Electrical – Reasons why a receptacle would fail


A friend has asked for my help to replace a wall receptacle that has stopped working. I asked if it was loose-fitting or otherwise physically worn out. She said that plugs fit tightly and it generally seems OK.

Are there faults that could cause a receptacle to fail that I should check for while replacing it? Other than physically wearing out, I've never experienced a receptacle that simply quit working.

The house is old, possibly nearing 100 years. The receptacle likely does not have a modern ground wire to it. It was used for her computer and unlikely ever needed to supply more than a few amps.

Best Answer

A GFCI upstream

This outlet may be supplied from a GFCI/RCD outlet upstream, which has tripped or failed. Since you think this circuit doesn't have ground, this would be a good reason to have used a GFCI. People generally use GFCI receptacles, even in odd places, because they are cheaper than GFCI breakers.

Stab connections

A common reason for a socket to fail is the "back stab" connections on the back of the socket. These are holes you jab the wire into, and then "magic springs" hold the wire in. And the socket must cost 50 cents wholesale, which tells you the wizards aren't really making an effort. This is not a quality receptacle, and it will tend to fail there.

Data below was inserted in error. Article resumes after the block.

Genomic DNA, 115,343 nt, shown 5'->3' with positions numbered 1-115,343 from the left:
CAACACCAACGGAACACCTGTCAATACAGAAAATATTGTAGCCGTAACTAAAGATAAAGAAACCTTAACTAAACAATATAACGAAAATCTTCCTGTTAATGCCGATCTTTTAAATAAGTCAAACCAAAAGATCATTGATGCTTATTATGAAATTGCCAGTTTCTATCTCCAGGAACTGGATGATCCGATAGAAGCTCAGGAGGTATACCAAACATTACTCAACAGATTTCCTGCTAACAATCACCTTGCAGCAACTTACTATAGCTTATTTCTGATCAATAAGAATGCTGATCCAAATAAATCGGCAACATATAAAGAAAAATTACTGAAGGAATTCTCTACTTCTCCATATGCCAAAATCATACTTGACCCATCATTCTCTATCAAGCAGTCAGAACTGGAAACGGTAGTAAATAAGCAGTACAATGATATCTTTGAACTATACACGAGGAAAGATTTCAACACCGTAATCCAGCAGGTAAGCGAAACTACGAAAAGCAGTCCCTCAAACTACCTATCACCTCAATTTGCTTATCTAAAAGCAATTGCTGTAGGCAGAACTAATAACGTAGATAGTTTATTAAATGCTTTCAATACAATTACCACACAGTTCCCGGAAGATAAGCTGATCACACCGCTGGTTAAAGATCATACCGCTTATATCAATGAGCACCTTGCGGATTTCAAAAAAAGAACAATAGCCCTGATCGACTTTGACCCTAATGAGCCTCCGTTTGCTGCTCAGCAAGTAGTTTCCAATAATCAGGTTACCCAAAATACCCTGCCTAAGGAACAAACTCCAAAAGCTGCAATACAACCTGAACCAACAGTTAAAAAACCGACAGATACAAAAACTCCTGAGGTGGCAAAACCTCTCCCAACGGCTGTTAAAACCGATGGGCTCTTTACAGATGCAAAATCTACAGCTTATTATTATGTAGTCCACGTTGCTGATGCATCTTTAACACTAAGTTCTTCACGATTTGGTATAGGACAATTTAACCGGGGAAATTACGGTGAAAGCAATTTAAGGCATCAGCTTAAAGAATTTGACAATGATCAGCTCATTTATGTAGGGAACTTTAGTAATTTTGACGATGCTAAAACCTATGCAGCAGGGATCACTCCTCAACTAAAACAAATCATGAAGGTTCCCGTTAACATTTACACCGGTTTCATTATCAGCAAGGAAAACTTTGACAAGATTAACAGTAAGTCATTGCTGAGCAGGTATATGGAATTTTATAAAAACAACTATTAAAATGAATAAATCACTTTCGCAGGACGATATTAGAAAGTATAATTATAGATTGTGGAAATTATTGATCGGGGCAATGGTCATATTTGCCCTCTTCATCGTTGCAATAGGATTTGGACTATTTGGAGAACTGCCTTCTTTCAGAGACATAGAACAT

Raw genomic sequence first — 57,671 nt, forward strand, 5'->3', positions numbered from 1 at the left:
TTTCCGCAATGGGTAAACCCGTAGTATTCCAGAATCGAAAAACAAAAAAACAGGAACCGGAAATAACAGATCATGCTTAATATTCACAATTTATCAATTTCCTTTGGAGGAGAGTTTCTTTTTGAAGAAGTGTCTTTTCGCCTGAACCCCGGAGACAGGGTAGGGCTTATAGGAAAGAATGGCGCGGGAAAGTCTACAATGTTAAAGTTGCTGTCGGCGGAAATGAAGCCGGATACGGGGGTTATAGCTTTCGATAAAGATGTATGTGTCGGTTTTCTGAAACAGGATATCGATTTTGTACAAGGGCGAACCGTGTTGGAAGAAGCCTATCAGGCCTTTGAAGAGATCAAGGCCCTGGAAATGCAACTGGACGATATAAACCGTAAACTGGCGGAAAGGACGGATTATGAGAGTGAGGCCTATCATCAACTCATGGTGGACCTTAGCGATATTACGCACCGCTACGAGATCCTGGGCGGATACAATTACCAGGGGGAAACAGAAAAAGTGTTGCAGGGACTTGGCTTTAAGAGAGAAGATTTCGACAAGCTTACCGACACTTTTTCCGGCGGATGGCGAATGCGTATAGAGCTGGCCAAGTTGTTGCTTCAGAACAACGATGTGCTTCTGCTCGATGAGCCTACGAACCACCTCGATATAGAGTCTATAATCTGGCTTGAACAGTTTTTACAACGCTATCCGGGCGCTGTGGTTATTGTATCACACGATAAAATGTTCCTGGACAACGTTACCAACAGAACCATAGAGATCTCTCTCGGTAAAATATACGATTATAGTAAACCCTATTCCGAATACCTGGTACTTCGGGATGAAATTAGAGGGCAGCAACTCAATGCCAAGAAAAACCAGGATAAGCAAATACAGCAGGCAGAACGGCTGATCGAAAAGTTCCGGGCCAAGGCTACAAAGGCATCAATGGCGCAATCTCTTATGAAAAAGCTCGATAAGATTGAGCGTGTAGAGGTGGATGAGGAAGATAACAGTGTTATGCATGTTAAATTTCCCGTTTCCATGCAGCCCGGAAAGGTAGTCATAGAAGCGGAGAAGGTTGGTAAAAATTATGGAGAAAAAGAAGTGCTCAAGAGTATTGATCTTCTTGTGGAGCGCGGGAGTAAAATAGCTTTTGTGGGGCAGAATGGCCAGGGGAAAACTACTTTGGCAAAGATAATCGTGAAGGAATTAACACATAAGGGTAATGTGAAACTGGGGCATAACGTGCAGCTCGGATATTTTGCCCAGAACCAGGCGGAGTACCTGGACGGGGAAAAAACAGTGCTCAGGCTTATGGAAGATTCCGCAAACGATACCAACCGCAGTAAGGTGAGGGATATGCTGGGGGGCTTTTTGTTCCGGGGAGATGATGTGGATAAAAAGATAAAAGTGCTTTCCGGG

Switching to the screw connections helps, and using a more quality $4-tier receptacle also helps. Some of them have screw-and-clamp, where you jab the wires but must use the side screws to clamp the wire, those are fine.

Aluminum wiring

Mainly a problem for homes wired in the 50s and 60s, a reault of having a housing boom at the same time 3/4 of the civilized world is rebuilding from the ashes, which overwhelmed the copper mines. Aluminum wire can be tolerated, but needs special splicing that is beyond the scope of this answer. Ask.

Is it grounded?

It is grounded if there's a continuous grounding path from the receptacle to the panel... and that ground is either wired to the receptacle, or wired to a steel junction box and the receptacle's metal yoke (ears) is bottomed out hard against that metal box. If the yoke bottoms out on plaster or drywall and there's a gap to the metal box, not good enough.

If there is not a good grounding path, then either

  • install a 2-prong receptacle. This is unrealistic, as the tenant will defeat it with cheaters or breaking off ground pins, and you can't allow that.
  • install a GFCI receptacle, or assure that this receptacle is fed from a GFCI receptacle or breaker, rated for personnel protection. Label the receptacle "No Equipment Ground", and "GFCI Protected" if that is not obvious.